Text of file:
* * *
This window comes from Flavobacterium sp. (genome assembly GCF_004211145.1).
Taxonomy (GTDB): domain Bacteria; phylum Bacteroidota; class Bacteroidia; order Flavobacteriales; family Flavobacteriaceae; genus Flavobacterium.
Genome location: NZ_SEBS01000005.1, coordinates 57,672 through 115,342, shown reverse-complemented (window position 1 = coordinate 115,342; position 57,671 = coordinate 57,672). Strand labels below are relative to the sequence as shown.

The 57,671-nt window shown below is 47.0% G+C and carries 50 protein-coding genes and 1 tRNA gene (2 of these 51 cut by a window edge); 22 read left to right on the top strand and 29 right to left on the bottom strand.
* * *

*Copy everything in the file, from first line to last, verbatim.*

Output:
This window comes from Flavobacterium sp. (genome assembly GCF_004211145.1).
Taxonomy (GTDB): domain Bacteria; phylum Bacteroidota; class Bacteroidia; order Flavobacteriales; family Flavobacteriaceae; genus Flavobacterium.
Genome location: NZ_SEBS01000005.1, coordinates 57,672 through 115,342, shown reverse-complemented (window position 1 = coordinate 115,342; position 57,671 = coordinate 57,672). Strand labels below are relative to the sequence as shown.

The 57,671-nt window shown below is 47.0% G+C and carries 50 protein-coding genes and 1 tRNA gene (2 of these 51 cut by a window edge); 22 read left to right on the top strand and 29 right to left on the bottom strand.